The town has now pushed its claim of lands south miles past Bishop's Knoll, seizin'  some of the free range grazin' lands under what I suspect, but cannot as yet prove,  is a paid ruling of eminent domain.  The town council figures maybe we would put in a quarter mile rail spur south of the new town boundary lines, and use that diminished grazin' land section for new corrals for the Texas Beef and Horses still bein' brought up.  That makes not only a town, but a small spread out empire-like city, and almost a county to ourselves, with almost 12 miles of land north to south, and over 5 miles from West to East.  That's 60 square miles at 38,400 acres.  Right atop Bishop's knoll, they are already buildin' a new Courthouse, and yet they still do the hangin's on the north side of Main Street over at the jail, where it gets so crowded folks can hardly move.  Most folks, in spite of the disaster last hangin', want us to hang more fat men with long ropes, so theys can see a repeat of the head a poppin' off and disappearin' into the crowd as if it was somethin' to brag about.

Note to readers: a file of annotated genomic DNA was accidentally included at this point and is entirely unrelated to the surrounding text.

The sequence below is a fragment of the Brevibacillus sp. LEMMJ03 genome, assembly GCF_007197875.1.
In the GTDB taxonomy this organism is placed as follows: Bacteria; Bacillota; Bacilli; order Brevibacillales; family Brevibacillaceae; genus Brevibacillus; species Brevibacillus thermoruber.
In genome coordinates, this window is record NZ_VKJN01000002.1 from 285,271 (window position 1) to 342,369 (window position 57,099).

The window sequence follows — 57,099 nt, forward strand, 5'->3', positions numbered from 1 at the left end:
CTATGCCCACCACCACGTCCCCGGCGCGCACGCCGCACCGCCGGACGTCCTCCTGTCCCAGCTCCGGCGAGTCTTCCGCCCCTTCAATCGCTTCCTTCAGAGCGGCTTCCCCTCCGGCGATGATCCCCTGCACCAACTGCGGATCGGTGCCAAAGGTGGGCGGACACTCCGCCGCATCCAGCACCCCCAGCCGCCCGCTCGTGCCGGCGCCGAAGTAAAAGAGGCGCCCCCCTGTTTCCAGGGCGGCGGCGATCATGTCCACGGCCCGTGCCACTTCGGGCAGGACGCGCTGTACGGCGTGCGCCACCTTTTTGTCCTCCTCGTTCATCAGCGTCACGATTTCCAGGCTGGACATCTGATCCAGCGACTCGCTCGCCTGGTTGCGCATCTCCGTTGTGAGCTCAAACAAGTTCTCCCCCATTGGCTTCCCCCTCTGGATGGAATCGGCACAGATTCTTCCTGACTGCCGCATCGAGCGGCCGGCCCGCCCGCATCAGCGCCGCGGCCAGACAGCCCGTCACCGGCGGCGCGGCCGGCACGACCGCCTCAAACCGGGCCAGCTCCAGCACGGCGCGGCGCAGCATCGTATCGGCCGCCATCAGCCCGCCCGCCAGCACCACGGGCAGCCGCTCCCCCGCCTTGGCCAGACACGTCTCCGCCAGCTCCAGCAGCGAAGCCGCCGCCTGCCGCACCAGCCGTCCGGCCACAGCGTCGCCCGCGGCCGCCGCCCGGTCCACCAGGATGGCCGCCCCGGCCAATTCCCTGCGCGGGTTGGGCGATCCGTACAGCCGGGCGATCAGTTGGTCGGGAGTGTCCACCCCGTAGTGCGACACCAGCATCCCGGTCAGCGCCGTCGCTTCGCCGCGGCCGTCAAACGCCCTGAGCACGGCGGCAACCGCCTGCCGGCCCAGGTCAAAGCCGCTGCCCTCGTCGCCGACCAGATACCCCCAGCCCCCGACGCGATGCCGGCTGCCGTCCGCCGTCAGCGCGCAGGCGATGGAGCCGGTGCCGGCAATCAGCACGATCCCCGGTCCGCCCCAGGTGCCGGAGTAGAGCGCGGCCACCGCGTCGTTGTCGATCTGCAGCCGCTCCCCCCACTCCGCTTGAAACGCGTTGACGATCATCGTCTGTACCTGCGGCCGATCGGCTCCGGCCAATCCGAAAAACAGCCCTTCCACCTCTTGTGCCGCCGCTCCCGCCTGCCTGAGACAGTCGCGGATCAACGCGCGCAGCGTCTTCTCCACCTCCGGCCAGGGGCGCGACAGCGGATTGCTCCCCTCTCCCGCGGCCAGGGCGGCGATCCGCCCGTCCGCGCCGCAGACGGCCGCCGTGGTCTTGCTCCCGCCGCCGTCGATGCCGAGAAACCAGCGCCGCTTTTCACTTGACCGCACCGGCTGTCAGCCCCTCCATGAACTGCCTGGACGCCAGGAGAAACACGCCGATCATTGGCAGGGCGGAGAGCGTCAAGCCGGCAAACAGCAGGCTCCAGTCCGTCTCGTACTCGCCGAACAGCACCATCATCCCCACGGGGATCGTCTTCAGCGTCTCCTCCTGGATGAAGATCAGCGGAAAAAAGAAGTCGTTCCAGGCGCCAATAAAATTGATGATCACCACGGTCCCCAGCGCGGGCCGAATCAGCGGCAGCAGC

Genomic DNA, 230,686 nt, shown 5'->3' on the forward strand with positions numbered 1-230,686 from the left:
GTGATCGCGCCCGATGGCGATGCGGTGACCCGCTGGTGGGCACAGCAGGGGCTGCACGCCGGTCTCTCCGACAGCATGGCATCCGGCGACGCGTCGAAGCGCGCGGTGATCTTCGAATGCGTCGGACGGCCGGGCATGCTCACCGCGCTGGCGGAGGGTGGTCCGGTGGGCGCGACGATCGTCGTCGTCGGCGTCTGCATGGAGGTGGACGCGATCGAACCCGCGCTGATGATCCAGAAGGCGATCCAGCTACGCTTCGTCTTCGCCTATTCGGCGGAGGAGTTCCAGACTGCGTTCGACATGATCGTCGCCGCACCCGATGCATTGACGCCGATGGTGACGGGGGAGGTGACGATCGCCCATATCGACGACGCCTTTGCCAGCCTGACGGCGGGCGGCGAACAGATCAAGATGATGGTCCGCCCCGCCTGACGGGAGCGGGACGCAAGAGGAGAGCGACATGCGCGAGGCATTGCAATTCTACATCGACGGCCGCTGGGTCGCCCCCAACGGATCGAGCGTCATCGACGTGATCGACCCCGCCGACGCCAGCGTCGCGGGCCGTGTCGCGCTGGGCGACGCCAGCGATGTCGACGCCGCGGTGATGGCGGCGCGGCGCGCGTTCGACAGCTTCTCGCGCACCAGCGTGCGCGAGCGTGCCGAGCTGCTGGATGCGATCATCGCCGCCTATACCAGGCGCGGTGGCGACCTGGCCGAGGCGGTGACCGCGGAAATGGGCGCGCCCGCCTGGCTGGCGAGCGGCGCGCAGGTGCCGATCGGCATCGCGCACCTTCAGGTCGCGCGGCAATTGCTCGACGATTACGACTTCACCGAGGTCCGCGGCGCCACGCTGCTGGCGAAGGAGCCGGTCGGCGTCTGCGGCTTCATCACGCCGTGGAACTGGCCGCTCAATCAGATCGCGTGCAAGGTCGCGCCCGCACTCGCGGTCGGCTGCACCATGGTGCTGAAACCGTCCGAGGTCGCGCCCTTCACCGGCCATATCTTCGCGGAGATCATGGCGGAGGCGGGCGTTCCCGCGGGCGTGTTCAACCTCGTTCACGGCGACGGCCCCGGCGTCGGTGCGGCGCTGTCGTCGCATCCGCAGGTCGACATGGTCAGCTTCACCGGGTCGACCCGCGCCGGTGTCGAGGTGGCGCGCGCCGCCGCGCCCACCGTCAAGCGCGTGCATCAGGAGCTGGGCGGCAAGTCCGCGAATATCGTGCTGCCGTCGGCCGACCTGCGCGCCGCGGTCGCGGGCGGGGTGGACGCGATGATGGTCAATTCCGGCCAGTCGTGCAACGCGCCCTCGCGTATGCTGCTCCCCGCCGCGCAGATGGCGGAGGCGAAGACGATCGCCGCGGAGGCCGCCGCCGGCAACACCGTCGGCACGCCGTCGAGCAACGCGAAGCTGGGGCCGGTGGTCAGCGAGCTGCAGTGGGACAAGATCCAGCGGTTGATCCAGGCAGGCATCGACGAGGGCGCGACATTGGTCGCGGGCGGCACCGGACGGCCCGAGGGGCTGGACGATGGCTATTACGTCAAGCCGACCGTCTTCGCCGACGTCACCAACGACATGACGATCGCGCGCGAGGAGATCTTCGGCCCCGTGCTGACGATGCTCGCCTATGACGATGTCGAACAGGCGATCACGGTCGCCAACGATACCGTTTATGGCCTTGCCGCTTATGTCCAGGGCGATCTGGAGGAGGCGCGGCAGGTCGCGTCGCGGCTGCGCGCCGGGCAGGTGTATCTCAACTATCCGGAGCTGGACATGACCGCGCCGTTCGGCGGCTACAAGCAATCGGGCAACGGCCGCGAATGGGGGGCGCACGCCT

Back to the boys from the war.   

For years, I used to check up on the boys from time to time, but now I just meet them once or twice a month for what is just two beers and some cards and shootin’ the breeze for a few hours.  Some folks call them lazy, as they work three or four hours in the mornin’ and spend all day down at the saloons.  But most of the time, to say they was lazy, it ain’t so.  When it comes to chores, they work harder than most regular shoulder to the wheel folks I ever seen!   Each and every one of them  get their chores done lickety-split like the Devil was a pokin’ at them with a pitch-fork, workin’ like 4 or 5 people all at once, then a kissin’ or pattin’ the head to their children, sayin’ bye in their own way to their Mrs.,  and off they go, like the Pony Express to make it down to the Saloon first, because the last one getting’ his chores done and bein’ last pays the first round.  And if one of them doesn’t git their chores done, the eldest child comes down and makes it known and even if he were thar’ first, he pays whoever was stuck the money back he lost on the first round of drinks that day, and the rest go home with him and make him finish while they a laugh and a whoop it up and make fun of him until the chores is done, sometimes a pitchin’ in and still horseplayin’ around like they was over-growed kids rather than men.  I guess it’s how they try to get their innocence back and deal with what they’s seen and been through in the war.